August 16, 2019
A “quiet opening” planned for the new $64 million processing facility at Swickers Kingaroy Bacon Factory turned into a morning tea for more than 200 people at the complex on Friday morning.
The official unveiling of the plaque – held just 20 months after the sod-turning ceremony – was undertaken by State Development Minister Cameron Dick, Agricultural Industry Development Minister Mark Furner and SunPork managing director and CEO Professor Robert van Barneveld.
The new facility began operation slowly about five weeks ago but will soon more than double the processing capacity of Swickers.
At the moment it is processing about 450 pigs per hour, however this will increase to 750 – which means a total of between 4500-5000 pigs during just one eight-hour shift.
Prof Barneveld said it was an important day as it marked the end of four years of planning and implementation.
“It’s the start of a very bright future for the Australian pork industry,” he said.
Swickers had been operating at capacity for many years and if the pork industry was to grow, Swickers needed to grow, too.
“This new plant will allow us to significantly reduce our water usage, increase our product yields and significantly increase the shelf life and make sure the quality of the product exceeds the expectations of our customers,” Prof Barneveld said.
He said the 2016 fire which destroyed the nearby boning room had disrupted the planning process for the new facility but had focussed the company’s attention on just how important Swickers was.
“It absolutely has to run every day of the week so we have an obligation to make sure we have as many redundancies and the highest standard facility in place that we could possibly have,” Prof Barneveld said.
“We have built a facility that can stand the test of time. It has state-of-the-art fire protection and disaster mitigation components throughout.”
Prof Barneveld said it was a good time to commission a new abattoir as African Swine Fever was running through Asia and “up to half of the Chinese pig population is going to disappear off the face of the earth”.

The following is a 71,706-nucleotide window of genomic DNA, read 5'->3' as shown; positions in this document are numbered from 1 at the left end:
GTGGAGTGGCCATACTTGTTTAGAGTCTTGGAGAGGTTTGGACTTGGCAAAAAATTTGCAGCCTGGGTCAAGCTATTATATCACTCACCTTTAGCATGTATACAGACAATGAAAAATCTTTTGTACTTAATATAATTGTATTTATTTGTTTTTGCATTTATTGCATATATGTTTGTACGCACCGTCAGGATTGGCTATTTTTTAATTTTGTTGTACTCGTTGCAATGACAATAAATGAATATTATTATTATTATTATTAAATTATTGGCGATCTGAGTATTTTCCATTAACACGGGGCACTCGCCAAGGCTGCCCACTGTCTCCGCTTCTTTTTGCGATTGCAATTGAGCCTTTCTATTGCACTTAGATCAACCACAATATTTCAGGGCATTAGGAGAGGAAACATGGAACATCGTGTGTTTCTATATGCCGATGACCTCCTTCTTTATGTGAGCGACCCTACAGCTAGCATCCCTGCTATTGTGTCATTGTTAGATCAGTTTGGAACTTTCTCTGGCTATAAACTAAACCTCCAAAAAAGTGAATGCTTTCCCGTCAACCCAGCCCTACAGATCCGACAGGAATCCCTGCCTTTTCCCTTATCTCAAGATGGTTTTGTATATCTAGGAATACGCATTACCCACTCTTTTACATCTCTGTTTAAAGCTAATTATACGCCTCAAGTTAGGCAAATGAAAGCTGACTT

“That’s a ‘black swan’ event for food. It’s going to result in a major realignment of protein supply worldwide,” he said.
“I think we are now very well-positioned to capture our fair share of new markets, new products in the export sector and also domestically.”
Minister Dick acknowledged the “three amazing Queensland families” behind Swickers who had contributed so much to the pork industry and Queensland jobs: the Cameron, McLean and Hall families.
He said that at the time of the 2016 fire, Swickers employed 570 people.
“It was a major employer in the region. Other companies could have closed the doors and walked away. But Swickers came back. They rebuilt. They expanded,” Mr Dick said.
“I think they demonstrated those characteristics that are completely essential to the Queensland character: strength, resilience and determination.
“That response says a lot about the company and the families that back the company.”
Those 570 jobs at the time of the fire had now expanded to 800.
“This facility will underpin the pork industry in this State for the next 30 years at least,” Mr Dick said.
SunPork Fresh Foods executive general manager Rhys Collins said SunPork recognised it had a responsibility to the pork industry.
“Ninety-five per cent of pigs in Queensland are processed through this site,” he said.
“This site is not only important to SunPork but it’s important to the pig industry, it’s important to the South Burnett and, of course, our employees.”
He said the opening represented SunPork’s ongoing commitment to the pork industry, the South Burnett and regional Queensland.
The State Government’s Jobs and Regional Growth Fund supported the Swickers expansion and will also support Sunpork’s next project – the further development of its piggery at Tong Park, pending a final investment decision by the company.